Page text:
LONDON - Organisers of some of the protests planned in London over the next week to coincide with the G20 summit have complained that police briefings have given the impression that demonstrations will be mounted by anarchists intent on causing trouble.
Thousands of police will be on duty next week for the run-up to the summit on Thursday and to deal with any violence.
Events start today with a march for "jobs, justice and climate", organised by an unprecedented alliance of more than 150 unions, environment, charity, faith and development groups.
Tens of thousands from across the UK and abroad will join a rally in Hyde Park, which will hear calls for action to save jobs, support a low-carbon economy and stricter control of the finance sector.
Organisers have rejected claims that the event will be anything other than peaceful and law-abiding as "smears".
Brendan Barber, general secretary of the Trades Union Council (TUC), said there had never before been such a broad coalition with a clear message for world leaders.
"The old ideas of unregulated free markets do not work, and have brought the world's economy to near-collapse, failed to fight poverty and have done far too little to move to a low-carbon economy," he said.
"Of course the G20 will not solve everything in a day's work, but leaders must sign up to both boost the world economy and govern it better, and show us that they are trying to build a better world," he added.
Other protests planned over the next week include the Alternative London Summit - billed as a popular assembly or "teach-in" at the Docklands campus of the University of East London on April 1, a day before the official summit opens at the ExCeL centre nearby.
Speakers will include Tony Benn, the veteran campaigner, Ken Loach, the film director, Ken Livingstone, former mayor of London, John McDonnell Labour MP for Hayes and Harlington who has led a campaign against Heathrow expansion, and Caroline Lucas, leader of the Green party.
Camp For Climate Action, a national network of climate activists who have organised high-profile eco-action camps at Drax power station in Yorkshire in 2006, Heathrow in 2007 and Kingsnorth power station in Kent last year, is planning a 24-hour "flashcamp" in the City of London Square Mile, expecting thousands of people to converge at 12.30pm on April 1.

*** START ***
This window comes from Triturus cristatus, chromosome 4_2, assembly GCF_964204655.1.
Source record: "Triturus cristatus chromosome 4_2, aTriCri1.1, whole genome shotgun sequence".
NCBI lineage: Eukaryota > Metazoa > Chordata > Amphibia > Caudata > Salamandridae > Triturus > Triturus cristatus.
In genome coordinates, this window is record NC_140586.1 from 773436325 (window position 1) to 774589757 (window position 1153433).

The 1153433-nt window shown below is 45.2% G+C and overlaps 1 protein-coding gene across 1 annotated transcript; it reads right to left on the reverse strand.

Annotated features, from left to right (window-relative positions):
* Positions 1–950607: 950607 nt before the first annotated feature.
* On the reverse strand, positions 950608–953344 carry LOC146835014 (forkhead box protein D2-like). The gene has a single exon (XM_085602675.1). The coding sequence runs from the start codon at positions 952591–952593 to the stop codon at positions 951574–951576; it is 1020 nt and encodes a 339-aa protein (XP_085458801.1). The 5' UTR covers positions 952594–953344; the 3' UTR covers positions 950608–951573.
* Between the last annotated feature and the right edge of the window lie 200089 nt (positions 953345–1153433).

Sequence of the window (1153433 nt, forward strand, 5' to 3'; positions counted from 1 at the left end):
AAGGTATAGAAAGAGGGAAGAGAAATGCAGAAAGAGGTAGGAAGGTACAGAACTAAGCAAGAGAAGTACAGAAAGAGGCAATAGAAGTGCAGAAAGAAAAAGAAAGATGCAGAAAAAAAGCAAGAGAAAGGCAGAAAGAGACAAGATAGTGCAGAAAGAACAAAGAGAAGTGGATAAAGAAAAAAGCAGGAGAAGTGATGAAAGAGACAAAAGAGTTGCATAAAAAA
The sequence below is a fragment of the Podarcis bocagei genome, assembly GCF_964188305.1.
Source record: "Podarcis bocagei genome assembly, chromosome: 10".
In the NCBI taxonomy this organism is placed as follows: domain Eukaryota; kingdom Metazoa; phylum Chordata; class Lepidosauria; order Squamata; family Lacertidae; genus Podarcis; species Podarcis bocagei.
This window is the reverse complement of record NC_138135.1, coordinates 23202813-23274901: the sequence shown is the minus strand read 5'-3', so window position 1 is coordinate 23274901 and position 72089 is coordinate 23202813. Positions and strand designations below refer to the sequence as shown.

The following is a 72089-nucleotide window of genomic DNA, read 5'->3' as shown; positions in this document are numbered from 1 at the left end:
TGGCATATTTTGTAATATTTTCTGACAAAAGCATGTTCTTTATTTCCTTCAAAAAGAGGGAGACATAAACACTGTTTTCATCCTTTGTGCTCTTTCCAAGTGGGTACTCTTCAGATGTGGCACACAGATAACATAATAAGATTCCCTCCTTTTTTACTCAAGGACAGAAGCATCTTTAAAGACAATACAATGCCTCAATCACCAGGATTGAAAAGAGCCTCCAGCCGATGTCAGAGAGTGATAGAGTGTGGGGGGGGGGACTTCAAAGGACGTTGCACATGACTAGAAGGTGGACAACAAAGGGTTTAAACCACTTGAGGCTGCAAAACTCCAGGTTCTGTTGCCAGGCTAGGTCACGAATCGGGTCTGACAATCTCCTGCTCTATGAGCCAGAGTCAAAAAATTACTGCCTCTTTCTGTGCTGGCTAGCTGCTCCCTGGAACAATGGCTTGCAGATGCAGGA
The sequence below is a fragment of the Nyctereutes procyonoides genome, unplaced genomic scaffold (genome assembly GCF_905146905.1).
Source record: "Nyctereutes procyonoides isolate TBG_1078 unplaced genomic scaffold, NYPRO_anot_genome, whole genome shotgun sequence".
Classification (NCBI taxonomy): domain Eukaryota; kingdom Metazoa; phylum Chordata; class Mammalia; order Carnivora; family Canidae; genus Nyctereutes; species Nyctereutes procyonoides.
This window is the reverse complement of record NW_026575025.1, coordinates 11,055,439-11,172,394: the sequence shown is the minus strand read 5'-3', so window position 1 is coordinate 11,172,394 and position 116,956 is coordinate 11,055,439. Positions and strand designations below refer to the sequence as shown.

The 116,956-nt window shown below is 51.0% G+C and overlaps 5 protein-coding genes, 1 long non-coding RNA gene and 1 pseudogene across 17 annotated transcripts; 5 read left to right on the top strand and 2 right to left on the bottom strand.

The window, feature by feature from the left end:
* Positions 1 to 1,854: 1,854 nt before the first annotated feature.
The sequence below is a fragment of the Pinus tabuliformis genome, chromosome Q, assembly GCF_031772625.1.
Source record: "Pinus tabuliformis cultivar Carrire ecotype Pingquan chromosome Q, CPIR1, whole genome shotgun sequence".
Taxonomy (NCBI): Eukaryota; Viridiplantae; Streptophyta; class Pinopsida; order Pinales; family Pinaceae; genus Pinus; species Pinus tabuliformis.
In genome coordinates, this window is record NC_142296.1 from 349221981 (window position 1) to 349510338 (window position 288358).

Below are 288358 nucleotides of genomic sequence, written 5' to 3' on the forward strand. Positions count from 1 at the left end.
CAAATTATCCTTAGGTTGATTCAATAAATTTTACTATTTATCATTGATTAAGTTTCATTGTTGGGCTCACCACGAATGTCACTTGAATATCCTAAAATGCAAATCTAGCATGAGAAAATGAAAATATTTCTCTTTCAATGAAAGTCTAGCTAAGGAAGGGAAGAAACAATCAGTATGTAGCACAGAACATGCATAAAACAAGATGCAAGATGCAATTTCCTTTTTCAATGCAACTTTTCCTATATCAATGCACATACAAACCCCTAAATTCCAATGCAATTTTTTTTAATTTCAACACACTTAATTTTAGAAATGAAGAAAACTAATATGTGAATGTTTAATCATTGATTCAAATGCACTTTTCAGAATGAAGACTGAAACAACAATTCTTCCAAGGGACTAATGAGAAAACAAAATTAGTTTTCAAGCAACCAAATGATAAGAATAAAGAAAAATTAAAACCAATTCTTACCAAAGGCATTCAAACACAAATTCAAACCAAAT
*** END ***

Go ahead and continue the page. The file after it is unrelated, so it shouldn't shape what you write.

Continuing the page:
Campaign Against Climate Change will stage a "climate emergency ice-berg demo" outside the ExCeL centre on the afternoon of April 1, followed by an evening rally. The group says it will bring a giant ice block and is encouraging supporters to bring their own ice blocks and dress in white to highlight the rate of melting of the polar ice cap because of global warming.
The broad coalition of protestors also includes: G20 Meltdown, which is calling for G20 ministers to admit that their global dominance is the problem, not the solution to the current economic, ecological and political problems:People and Planet, a student network campaigning on world poverty, human rights and the environment, is encouraging members to protest against the Royal Bank of Scotland (RBS) on April 1, which could include actions in London. The group is also targeting RBS's annual general meeting in Edinburgh on April 3: Rising Tide, a network of groups and individuals taking local action on climate change. Activists have dubbed April 1 "Fossil Fools Day", and are planning secret protests at fossil fuel targets around the country: Stop The War Coalition and CND, anti-war groups which have organised major protests against military involvement in Iraq and Afghanistan are organising a rally at the US embassy in London on April 1, as well as a protest at the summit on April 2 at 11am, calling for troops to be withdrawn from the two countries: Youth Fight for Jobs, a campaign highlighting the lack of jobs for young people. A March for Jobs, in the tradition of the Jarrow Marchers, will be held on April 2, passing through some of the poorest boroughs in London.